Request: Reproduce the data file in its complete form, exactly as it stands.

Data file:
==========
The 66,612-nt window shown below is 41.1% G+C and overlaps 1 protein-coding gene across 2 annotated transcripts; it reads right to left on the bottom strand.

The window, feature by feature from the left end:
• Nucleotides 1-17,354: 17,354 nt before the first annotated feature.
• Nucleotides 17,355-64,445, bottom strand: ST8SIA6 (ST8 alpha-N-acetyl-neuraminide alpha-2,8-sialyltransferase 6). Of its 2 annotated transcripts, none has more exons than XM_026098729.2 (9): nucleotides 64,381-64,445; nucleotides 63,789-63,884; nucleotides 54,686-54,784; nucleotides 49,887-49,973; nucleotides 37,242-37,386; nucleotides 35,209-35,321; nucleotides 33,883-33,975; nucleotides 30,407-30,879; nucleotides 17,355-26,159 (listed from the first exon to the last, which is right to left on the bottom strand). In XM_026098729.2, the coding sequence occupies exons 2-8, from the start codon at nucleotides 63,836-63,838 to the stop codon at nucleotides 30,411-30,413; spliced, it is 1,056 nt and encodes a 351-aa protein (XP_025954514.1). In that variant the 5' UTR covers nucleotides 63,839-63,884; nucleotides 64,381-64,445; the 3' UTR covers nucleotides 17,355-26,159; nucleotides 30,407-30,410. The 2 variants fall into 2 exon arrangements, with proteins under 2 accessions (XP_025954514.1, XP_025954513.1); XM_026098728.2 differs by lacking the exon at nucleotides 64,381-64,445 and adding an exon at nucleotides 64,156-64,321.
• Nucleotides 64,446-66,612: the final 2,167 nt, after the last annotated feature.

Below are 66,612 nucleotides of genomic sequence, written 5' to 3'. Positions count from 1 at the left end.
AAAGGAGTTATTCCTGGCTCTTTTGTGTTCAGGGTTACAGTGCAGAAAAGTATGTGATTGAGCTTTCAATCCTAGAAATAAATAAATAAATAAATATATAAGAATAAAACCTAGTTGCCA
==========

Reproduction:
The 66,612-nt window shown below is 41.1% G+C and overlaps 1 protein-coding gene across 2 annotated transcripts; it reads right to left on the bottom strand.

The window, feature by feature from the left end:
• Nucleotides 1-17,354: 17,354 nt before the first annotated feature.
• Nucleotides 17,355-64,445, bottom strand: ST8SIA6 (ST8 alpha-N-acetyl-neuraminide alpha-2,8-sialyltransferase 6). Of its 2 annotated transcripts, none has more exons than XM_026098729.2 (9): nucleotides 64,381-64,445; nucleotides 63,789-63,884; nucleotides 54,686-54,784; nucleotides 49,887-49,973; nucleotides 37,242-37,386; nucleotides 35,209-35,321; nucleotides 33,883-33,975; nucleotides 30,407-30,879; nucleotides 17,355-26,159 (listed from the first exon to the last, which is right to left on the bottom strand). In XM_026098729.2, the coding sequence occupies exons 2-8, from the start codon at nucleotides 63,836-63,838 to the stop codon at nucleotides 30,411-30,413; spliced, it is 1,056 nt and encodes a 351-aa protein (XP_025954514.1). In that variant the 5' UTR covers nucleotides 63,839-63,884; nucleotides 64,381-64,445; the 3' UTR covers nucleotides 17,355-26,159; nucleotides 30,407-30,410. The 2 variants fall into 2 exon arrangements, with proteins under 2 accessions (XP_025954514.1, XP_025954513.1); XM_026098728.2 differs by lacking the exon at nucleotides 64,381-64,445 and adding an exon at nucleotides 64,156-64,321.
• Nucleotides 64,446-66,612: the final 2,167 nt, after the last annotated feature.

Below are 66,612 nucleotides of genomic sequence, written 5' to 3'. Positions count from 1 at the left end.
AAAGGAGTTATTCCTGGCTCTTTTGTGTTCAGGGTTACAGTGCAGAAAAGTATGTGATTGAGCTTTCAATCCTAGAAATAAATAAATAAATAAATATATAAGAATAAAACCTAGTTGCCA